Catholic Encyclopedia (1913)/Bl. Ralph Sherwin
|←Ven. Ralph Crockett||Catholic Encyclopedia (1913), Volume 12
Bl. Ralph Sherwin
|Pierre François Xavier de Ram→|
English martyr, born 1550 at Rodesley, near Longford, Derbyshire; died at Tyburn, 1 December, 1581. In 1568 Sir William Petre nominated him to one of the eight fellowships which he had founded at Exeter College, Oxford, probably acting under the influence of the martyr's uncle, John Woodward, who from 1556 to 1566 had been rector of Ingatestone, Essex, where Sir William lived. There Blessed Ralph took the degree of M.A., 2 July, 1574, and was accounted "an acute philosopher, and an excellent Grecian and Hebrician". In 1575 he fled abroad and went to the English College at Douai, where 23 March, 1577, he was ordained priest by the Bishop of Cambrai. On 2 August, 1577, he left for Rome, where he stayed at the English College nearly three years, becoming leader of the movement, which placed it under the supervision of the Jesuits. On 18 April, 1580, he set out for England, a member of a party of fourteen; at Milan they were guests of St. Charles for eight days, and Blessed Ralph preached before him. On 9 November, 1580, he was imprisoned in the Marshalsea, where he converted many fellow prisoners, and on 4 December was transferred to the Tower, where he was severely racked, 15 December, and afterwards laid out in the snow. The next day he was racked again, after which second torture he "lay for five days and nights without any food or speaking to anybody. All which time he lay, as he thought in a sleep, before our Saviour on the Cross. After which time he came to himself, not finding any distemper in his joints by the extremity of the torture." After a year's imprisonment he was brought to trial, on an absurd charge of treasonable conspiracy, in Westminster Hall 20 November, 1581, and being found guilty was taken back to the Tower, whence he was drawn to Tyburn on a hurdle shared by Blessed Alexander Briant. He suffered very bravely, his last words being, Jesu, Jesu, Jesu, esto mihi Jesus!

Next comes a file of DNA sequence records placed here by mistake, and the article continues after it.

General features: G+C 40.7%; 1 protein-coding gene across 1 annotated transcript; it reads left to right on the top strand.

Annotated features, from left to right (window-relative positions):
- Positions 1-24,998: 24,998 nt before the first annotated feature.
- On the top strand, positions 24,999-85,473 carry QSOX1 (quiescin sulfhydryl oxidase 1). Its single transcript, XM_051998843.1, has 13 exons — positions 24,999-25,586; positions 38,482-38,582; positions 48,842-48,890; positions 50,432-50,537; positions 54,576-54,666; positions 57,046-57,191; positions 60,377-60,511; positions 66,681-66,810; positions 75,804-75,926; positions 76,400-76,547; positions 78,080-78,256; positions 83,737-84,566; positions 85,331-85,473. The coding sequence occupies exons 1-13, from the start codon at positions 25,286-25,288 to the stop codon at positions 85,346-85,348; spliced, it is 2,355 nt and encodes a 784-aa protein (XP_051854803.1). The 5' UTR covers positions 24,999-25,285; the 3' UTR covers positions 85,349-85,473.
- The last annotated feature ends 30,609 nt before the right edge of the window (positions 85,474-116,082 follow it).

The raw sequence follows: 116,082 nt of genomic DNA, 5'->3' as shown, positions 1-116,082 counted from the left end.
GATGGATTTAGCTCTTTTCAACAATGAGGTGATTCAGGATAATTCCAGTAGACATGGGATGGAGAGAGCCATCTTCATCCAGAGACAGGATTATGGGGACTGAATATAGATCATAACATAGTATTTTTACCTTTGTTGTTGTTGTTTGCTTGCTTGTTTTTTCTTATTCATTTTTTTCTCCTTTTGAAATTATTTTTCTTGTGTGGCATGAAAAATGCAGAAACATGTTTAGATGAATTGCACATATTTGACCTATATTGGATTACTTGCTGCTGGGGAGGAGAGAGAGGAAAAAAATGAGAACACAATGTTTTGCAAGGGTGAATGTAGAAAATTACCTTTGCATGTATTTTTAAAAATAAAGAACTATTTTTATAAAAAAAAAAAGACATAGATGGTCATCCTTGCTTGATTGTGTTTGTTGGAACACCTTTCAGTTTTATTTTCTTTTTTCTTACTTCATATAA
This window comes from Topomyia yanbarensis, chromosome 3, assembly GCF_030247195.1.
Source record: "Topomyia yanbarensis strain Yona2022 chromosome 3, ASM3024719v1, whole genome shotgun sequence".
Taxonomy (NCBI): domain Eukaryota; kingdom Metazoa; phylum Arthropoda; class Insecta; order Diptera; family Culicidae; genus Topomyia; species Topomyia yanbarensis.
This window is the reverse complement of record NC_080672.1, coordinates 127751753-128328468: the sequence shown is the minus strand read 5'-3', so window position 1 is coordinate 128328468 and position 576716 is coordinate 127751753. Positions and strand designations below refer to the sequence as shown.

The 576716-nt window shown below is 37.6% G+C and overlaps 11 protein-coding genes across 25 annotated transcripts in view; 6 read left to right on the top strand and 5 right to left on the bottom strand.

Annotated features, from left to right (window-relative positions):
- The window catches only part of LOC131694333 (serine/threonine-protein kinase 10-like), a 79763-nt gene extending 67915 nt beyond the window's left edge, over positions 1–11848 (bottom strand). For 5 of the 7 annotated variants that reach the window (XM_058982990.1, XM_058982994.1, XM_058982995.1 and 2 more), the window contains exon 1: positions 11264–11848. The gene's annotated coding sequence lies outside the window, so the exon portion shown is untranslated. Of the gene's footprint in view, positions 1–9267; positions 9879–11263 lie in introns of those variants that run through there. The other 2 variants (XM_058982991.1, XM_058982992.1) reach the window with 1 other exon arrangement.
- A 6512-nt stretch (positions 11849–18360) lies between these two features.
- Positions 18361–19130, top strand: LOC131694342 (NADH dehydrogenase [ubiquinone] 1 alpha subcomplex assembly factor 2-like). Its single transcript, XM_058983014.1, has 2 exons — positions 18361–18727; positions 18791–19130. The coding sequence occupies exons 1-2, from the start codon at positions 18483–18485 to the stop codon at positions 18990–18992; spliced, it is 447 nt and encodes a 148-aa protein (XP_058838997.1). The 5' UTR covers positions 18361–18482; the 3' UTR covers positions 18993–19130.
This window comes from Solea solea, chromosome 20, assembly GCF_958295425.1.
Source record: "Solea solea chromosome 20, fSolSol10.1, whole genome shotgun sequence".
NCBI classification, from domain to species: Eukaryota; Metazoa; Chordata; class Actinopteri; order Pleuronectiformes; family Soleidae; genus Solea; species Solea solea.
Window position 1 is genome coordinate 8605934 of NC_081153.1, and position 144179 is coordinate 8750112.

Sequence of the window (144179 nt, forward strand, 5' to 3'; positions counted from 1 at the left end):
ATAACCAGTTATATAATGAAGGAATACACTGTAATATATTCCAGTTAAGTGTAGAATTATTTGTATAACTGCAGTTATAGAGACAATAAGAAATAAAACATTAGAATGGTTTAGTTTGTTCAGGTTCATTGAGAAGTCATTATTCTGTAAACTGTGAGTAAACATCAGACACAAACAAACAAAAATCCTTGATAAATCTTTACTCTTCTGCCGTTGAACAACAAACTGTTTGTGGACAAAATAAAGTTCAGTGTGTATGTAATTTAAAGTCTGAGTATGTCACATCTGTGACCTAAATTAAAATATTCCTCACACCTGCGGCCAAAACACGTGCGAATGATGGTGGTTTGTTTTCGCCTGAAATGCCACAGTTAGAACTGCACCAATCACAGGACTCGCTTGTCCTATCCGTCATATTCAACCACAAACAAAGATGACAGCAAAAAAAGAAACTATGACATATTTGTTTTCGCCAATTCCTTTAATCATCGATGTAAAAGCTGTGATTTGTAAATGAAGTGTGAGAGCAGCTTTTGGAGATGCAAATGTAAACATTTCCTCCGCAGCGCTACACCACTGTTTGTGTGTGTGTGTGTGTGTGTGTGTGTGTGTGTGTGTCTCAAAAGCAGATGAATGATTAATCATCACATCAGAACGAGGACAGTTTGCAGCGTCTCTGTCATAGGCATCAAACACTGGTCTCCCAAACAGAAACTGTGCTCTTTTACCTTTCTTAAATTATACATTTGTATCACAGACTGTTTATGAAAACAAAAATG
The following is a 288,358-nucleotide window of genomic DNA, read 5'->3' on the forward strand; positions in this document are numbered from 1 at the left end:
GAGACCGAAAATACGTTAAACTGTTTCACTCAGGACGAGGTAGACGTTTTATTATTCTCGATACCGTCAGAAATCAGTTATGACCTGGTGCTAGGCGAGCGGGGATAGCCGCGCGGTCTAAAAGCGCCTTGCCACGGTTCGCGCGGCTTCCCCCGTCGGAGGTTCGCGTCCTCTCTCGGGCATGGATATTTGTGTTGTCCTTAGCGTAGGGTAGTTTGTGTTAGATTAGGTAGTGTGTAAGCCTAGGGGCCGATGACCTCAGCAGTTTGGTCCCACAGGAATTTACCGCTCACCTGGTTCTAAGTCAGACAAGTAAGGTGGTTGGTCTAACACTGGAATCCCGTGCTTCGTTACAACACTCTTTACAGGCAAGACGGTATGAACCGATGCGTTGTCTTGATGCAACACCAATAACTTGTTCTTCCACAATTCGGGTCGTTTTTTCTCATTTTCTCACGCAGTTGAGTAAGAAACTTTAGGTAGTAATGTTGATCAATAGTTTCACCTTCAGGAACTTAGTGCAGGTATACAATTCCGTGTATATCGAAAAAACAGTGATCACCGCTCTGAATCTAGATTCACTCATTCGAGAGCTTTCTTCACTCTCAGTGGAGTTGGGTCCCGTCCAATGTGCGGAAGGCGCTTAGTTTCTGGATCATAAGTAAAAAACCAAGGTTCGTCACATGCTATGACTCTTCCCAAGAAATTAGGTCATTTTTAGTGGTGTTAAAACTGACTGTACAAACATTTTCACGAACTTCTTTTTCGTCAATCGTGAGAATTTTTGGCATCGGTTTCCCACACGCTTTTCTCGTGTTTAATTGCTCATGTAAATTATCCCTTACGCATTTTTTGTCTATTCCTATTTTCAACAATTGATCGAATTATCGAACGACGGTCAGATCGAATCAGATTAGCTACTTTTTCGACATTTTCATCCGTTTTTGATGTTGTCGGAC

John B. Wainewright.